Hurricane Florence (1988)

Hurricane Florence was the third of four named tropical cyclones to make landfall on the United States during the 1988 Atlantic hurricane season. The seventh tropical storm and second hurricane of the season, Florence developed on September 7 from an area of convection associated with a dissipating frontal trough in the southern Gulf of Mexico. After initially moving eastward, the storm turned northward and strengthened. Florence reached hurricane status and later peak winds of 80 mph (130 km/h) on September 9 shortly before striking southeastern Louisiana. The storm rapidly weakened over land and dissipated on September 11 over northeastern Texas.

Hurricane Florence
Category 1 hurricane (SSHWS/NWS)
Florence 1988-09-09 1801Z.png
Hurricane Florence near peak intensity in the Gulf of Mexico on September 9
FormedSeptember 7, 1988
DissipatedSeptember 11, 1988
Highest winds1-minute sustained: 80 mph (130 km/h)
Lowest pressure982 mbar (hPa); 29 inHg
Fatalities1 direct
Damage$2.9 million (1988 USD)
Areas affectedYucatán Peninsula, Louisiana, Mississippi, Alabama, Florida
Part of the 1988 Atlantic hurricane season

Early in its duration, the storm dropped rainfall across the Yucatán Peninsula. Upon striking Louisiana, Florence produced a moderate storm surge, causing severe beach erosion in some locations. Gusty winds were also reported, causing power outages to over 100,000 people. In Alabama, one man died while trying to secure his boat. Rainfall from the hurricane caused severe river flooding in portions of the Florida Panhandle in an area already severely affected by heavy rainfall; the flooding damaged or destroyed dozens of houses in Santa Rosa County. Throughout its path, damage totaled about $2.9 million (1988 USD, $5.3 million 2008 USD).

Meteorological historyEdit

Map plotting the storm's track and intensity, according to the Saffir–Simpson scale
Map key
  Tropical depression (≤38 mph, ≤62 km/h)
  Tropical storm (39–73 mph, 63–118 km/h)
  Category 1 (74–95 mph, 119–153 km/h)
  Category 2 (96–110 mph, 154–177 km/h)
  Category 3 (111–129 mph, 178–208 km/h)
  Category 4 (130–156 mph, 209–251 km/h)
  Category 5 (≥157 mph, ≥252 km/h)
Storm type
  Extratropical cyclone / Remnant low / Tropical disturbance / Monsoon depression

On September 4, a cold front exited the coast of Texas into the Gulf of Mexico. A convective band from the front continued southeastward and stalled between Veracruz, Mexico and Tampa, Florida. The band began to split into two on September 6; the northeastern portion developed into a frontal wave and tracked northeastward, while the southwestern portion remained nearly stationary and began showing signs of tropical organization. Located in an area of generally low pressures, the system developed a spiral band structure, though deep convection was mostly intermittent. Subsequent to the formation of a surface circulation, the system developed into a tropical depression while located about 450 miles (725 km) northwest of Mérida, Yucatán.[1]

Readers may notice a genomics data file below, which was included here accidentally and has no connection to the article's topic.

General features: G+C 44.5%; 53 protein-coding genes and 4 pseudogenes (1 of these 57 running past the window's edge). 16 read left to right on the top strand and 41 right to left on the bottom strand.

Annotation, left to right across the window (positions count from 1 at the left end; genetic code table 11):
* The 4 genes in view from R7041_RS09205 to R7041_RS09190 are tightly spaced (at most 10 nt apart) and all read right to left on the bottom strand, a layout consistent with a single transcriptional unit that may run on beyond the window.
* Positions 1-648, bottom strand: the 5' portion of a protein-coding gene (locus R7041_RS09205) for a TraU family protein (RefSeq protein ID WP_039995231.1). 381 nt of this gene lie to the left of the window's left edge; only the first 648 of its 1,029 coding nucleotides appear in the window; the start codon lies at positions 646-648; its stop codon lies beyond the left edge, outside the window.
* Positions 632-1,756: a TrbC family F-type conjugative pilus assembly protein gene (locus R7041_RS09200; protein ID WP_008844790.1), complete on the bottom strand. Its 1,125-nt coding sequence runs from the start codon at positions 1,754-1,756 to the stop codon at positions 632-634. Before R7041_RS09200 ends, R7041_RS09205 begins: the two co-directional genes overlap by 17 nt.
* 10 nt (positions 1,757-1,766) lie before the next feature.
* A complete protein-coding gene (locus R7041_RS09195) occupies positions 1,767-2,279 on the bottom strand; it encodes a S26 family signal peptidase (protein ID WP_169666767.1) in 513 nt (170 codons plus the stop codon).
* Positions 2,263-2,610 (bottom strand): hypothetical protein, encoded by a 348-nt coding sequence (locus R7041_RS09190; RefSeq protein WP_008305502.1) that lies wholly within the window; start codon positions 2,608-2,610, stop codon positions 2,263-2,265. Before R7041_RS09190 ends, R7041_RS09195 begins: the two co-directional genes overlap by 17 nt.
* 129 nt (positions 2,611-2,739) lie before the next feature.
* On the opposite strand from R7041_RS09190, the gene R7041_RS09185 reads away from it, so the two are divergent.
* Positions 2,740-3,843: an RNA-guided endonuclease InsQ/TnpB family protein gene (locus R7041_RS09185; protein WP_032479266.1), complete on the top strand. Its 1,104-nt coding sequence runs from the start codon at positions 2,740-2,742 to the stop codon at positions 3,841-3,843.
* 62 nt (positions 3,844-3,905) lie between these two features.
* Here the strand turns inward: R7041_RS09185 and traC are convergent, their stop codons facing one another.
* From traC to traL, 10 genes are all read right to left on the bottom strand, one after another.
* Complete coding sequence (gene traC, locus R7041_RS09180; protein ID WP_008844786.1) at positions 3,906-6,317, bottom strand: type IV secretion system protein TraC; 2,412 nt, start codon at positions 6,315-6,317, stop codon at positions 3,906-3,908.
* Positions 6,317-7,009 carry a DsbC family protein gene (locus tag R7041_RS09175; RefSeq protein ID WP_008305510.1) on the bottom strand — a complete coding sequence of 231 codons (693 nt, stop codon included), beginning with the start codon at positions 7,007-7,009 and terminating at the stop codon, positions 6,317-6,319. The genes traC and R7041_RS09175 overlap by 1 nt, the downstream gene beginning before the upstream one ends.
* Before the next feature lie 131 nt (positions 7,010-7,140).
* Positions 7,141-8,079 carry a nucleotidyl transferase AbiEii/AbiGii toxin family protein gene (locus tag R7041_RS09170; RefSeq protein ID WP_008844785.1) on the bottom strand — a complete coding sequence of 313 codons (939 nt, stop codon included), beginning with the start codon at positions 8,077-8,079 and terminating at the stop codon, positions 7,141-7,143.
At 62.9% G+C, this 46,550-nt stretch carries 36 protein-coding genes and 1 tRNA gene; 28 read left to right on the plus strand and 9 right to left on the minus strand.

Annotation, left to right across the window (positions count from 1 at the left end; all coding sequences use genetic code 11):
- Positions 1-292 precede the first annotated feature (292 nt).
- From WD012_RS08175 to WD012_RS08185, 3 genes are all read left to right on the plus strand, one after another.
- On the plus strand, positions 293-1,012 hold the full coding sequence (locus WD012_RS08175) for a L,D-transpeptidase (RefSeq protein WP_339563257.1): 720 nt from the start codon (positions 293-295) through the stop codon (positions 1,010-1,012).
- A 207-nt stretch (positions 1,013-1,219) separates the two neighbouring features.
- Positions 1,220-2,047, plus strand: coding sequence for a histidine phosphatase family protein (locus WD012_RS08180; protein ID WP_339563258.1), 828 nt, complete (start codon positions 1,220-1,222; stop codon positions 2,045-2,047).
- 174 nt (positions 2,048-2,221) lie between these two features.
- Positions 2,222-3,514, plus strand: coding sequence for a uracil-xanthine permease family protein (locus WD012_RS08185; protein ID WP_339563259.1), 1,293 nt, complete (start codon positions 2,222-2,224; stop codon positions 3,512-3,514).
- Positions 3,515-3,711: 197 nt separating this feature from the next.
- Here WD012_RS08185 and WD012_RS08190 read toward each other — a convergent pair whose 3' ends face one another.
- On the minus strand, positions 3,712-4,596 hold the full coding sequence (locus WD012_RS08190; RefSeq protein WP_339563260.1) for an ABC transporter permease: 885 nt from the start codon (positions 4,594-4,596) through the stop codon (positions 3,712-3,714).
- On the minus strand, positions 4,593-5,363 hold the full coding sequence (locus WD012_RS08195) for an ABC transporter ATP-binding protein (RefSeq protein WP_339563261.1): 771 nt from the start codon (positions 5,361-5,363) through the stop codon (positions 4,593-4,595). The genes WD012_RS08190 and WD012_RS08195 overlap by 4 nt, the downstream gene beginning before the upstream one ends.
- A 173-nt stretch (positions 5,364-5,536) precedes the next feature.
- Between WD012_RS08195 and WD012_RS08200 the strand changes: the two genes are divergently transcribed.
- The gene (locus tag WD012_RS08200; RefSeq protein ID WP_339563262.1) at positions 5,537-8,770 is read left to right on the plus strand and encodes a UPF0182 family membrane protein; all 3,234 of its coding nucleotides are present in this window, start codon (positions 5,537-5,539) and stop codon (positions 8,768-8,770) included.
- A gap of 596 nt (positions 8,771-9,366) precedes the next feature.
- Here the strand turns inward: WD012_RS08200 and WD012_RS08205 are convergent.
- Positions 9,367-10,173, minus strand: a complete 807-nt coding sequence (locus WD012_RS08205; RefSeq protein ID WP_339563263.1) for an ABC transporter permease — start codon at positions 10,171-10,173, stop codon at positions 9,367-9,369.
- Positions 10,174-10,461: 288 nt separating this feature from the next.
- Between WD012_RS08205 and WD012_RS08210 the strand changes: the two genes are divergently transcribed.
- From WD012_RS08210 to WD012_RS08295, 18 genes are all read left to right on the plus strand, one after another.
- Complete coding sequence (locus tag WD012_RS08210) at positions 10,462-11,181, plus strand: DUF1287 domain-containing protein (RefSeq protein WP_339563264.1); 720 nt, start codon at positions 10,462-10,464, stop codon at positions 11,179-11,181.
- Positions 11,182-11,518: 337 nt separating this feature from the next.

Tropical Storm Florence on September 9

The depression drifted eastward under the influence of the dissipating frontal trough, and intensified into Tropical Storm Florence to the north of the Yucatán Peninsula, as confirmed by Hurricane Hunters.[1] Initially, the center was located to the north of the deep convection, with only one weak rainband to the north of the circulation.[2] However, subsequent to a drop in vertical wind shear, an increase in moisture, and increase in upper-level outflow, deep convection greatly increased and organized over the circulation early on September 9.[3] As the trough dissipated and a ridge built northwestward behind it, steering currents became weak, leaving Florence temporarily stationary. Later on September 9, the influence of a mid- to upper-level trough to its north caused Florence to accelerate northward. Steadily intensifying, Florence attained hurricane status about 100 miles (165 km) south of the mouth of the Mississippi River. The hurricane intensified slightly further, and struck the western Mississippi River Delta with winds of 80 mph (130 km/h) at 0200 UTC on September 10.[1] Upon making landfall, dry air became entrained in the circulation,[2] and Florence rapidly weakened over southeastern Louisiana. By the time it passed over New Orleans and Lake Pontchartrain most convection had dissipated, and about ten hours after making landfall Florence degenerated into a tropical depression. The system subsequently crossed over southwestern Mississippi as it turned northwestward, and later entered northern Louisiana before dissipating over northeastern Texas on September 11.[1] The mid-level circulation turned northeastward through the central United States before dissipating over Ohio on September 13.[4]


On September 9, about 16 hours before Florence made landfall, the National Hurricane Center issued a hurricane watch from Port Arthur, Texas to Pensacola, Florida. Three hours later, the watch was upgraded to a hurricane warning from Pensacola to Cameron, Louisiana, with a tropical storm warning issued from Pensacola eastward to Apalachicola, Florida. Around the time of Florence moving ashore, the National Hurricane Center limited the hurricane warning from Pensacola, Florida to Morgan City, Louisiana. Hours after the hurricane made landfall, the warning was replaced by a tropical storm warning from Mobile, Alabama to Grand Isle, Louisiana, which was discontinued two hours later.[5]

Prior to the arrival of the hurricane, an estimated 20,000 people evacuated the coastal parishes of southeastern Louisiana, including nearly all of the 2,000 residents on Grand Isle. Small-scale evacuations were issued for residents living in low-lying or coastal areas of Mississippi and Alabama.[6] Offshore, the threat of the hurricane prompted oil companies to evacuate employees on oil rigs to the mainland.[7]